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Why titanium?

ti element.png

material from another galaxy
available on earth.

We use titanium for its mechanical and physical properties, and the nobility it gives off in the raw state or once refined.


Titanium appeared in 1791 in Great Britain. It will take more than a century and a few decades to be able to exploit its true qualities. Initially titanium was used unalloyed (raw titanium) but it was already lighter than steel and much stronger than aluminum. His physical performance was then very (too) flexible.


Aeronautics will bring grade 9, a titanium alloy with 3% aluminum and 2.5% vanadium. This precious alloy, once transformed into profiled tubes, will be used by certain bicycle manufacturers for the production of their frames or their components.


We admire and work with titanium not only for its extraordinary mechanical properties but also for its timeless appearance. Where other materials will eventually wear out until they break, titanium will retain its mechanical properties indefinitely, almost forever. Its resistance to fatigue, flexibility, elasticity and volume / weight ratio are significantly superior in quality to other metals. Aeronautics and the medical field are very fervent users of this incredible alloy.


But the material is not everything ... The best materials shaped in an anarchic or incoherent way will fall short of a cheaper competing material with lower mechanical capacities but technically better thought out. We had to work extensively on the technical development and design of our frames so as to fully exploit the properties of titanium. Our geometries and welding points have been designed according to the material and its end use, so as to exploit it in order to bring out only the qualities.

"In the gravelly terrain,
grab your handlebars in the low position,
step on the pedals,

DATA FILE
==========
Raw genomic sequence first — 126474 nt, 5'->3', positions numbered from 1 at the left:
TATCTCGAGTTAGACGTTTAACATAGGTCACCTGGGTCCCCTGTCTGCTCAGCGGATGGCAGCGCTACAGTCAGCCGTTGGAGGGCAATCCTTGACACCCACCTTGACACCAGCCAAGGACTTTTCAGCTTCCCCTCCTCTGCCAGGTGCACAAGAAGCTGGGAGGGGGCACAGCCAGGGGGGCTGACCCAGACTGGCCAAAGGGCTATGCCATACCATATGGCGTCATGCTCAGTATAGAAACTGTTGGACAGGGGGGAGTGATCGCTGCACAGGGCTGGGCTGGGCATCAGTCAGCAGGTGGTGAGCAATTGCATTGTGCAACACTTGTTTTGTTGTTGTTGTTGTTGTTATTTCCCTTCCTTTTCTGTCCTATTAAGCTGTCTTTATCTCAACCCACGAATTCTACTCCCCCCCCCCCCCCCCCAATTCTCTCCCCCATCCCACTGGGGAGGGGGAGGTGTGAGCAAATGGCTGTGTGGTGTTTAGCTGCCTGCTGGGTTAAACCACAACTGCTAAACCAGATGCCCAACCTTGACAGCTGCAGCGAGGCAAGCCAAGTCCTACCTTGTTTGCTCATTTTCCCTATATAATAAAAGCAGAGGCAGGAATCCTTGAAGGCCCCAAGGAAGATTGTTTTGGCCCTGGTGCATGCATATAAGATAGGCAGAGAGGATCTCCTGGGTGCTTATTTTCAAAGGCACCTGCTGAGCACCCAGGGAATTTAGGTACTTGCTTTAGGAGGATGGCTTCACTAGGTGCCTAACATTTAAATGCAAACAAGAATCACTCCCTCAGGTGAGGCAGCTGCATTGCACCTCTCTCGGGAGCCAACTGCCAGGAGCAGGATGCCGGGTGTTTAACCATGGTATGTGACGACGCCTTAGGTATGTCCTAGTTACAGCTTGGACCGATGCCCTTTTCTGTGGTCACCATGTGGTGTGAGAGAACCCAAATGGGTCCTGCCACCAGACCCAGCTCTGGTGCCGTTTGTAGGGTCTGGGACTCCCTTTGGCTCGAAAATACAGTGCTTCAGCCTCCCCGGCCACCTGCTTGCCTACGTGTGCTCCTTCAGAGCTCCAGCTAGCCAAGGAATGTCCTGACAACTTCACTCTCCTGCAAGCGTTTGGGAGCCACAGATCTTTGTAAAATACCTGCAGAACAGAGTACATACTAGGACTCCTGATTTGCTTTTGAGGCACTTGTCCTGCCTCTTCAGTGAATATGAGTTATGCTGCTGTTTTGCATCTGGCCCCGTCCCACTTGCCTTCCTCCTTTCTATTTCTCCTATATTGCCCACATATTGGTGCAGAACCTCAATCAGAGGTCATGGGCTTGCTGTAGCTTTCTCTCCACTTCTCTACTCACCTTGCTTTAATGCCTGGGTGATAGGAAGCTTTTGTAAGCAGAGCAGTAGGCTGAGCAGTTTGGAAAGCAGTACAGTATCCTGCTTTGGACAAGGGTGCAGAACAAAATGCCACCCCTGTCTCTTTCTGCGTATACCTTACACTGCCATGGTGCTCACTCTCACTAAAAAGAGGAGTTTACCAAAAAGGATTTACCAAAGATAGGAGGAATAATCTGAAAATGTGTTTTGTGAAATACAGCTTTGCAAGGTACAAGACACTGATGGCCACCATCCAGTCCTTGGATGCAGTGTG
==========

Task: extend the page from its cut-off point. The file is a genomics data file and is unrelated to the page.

appreciate the nervousness and response of your mount ... "

Our frames are made in constant thickness. There is Double Butted or Triple Butted (2 or 3 dimensions of material thickness per tube) but this is of no interest in titanium for the simple reason that the constant thickness of our tubes is very thin, including at the ends. Welding becomes more complex but remains 100% reliable. As a result, the tube cannot become thinner in its area with the least mechanical stress ...


Very often the materials are put in opposition in the world of cycling : aluminum, steel, carbon and titanium... Taking the example of a vaulting pole, it will store the energy of the athlete during his flexion. to give it back the mechanical energy at the end of the movement and allow it to push it into the air and finally achieve its performance. Imagine the same athlete with a pole that is too rigid… This one will not return any energy at the end of the race and will not allow the expected performance to be achieved. For titanium it is identical, the energy must be restored in an optimal way by using the nerve and keeping the comfort.

We therefore use the sublime of the material titanium, the very one that gives the answer to the cyclist when he asks his frame to work perfectly, when he invests himself physically and wants to go faster, further and more for a long time without exhausting himself since the flexibility of his mount helps him in his adventure.

Titanium: a material from another galaxy available on earth.

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